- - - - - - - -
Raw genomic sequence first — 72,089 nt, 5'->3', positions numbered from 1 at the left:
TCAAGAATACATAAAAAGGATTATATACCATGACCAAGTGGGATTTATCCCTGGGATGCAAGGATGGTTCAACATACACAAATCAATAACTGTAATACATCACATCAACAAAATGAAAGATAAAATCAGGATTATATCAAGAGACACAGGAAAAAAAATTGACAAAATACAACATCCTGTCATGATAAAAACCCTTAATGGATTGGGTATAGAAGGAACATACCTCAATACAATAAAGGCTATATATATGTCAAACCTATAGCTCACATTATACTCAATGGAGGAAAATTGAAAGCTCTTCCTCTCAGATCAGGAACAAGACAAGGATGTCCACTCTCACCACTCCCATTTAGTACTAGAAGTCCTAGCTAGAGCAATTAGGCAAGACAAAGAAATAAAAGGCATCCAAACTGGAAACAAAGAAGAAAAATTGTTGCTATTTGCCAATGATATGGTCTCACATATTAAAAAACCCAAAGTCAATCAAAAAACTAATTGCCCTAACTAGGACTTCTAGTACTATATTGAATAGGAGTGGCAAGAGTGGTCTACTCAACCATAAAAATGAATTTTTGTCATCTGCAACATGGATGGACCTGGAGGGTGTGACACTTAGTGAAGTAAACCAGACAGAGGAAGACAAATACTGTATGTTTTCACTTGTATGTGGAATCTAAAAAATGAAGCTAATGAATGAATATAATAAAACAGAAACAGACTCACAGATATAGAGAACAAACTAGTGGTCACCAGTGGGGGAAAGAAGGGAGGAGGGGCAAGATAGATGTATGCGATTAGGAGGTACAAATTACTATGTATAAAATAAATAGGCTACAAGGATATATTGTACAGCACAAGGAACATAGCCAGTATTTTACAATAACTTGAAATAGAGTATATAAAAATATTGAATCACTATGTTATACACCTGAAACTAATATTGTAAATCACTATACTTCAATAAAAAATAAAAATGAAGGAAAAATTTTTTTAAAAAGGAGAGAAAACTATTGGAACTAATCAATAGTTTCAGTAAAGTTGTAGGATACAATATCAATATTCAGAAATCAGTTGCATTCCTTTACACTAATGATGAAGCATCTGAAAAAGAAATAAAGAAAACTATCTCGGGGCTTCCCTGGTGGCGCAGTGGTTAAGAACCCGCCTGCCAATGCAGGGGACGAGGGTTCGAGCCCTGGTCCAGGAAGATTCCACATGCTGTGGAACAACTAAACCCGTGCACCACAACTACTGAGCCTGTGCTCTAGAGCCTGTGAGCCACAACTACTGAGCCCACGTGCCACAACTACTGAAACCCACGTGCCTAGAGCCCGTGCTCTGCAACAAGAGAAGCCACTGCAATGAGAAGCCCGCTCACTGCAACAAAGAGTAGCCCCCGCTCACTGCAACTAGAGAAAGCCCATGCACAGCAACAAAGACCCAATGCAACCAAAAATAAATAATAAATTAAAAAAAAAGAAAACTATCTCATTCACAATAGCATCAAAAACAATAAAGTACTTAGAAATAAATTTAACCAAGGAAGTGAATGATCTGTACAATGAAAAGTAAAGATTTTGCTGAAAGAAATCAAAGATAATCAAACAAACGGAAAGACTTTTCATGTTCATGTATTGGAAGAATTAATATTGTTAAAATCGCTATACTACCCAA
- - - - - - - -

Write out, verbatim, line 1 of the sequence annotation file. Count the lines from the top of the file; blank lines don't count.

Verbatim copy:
Raw genomic sequence first — 72,089 nt, 5'->3', positions numbered from 1 at the left: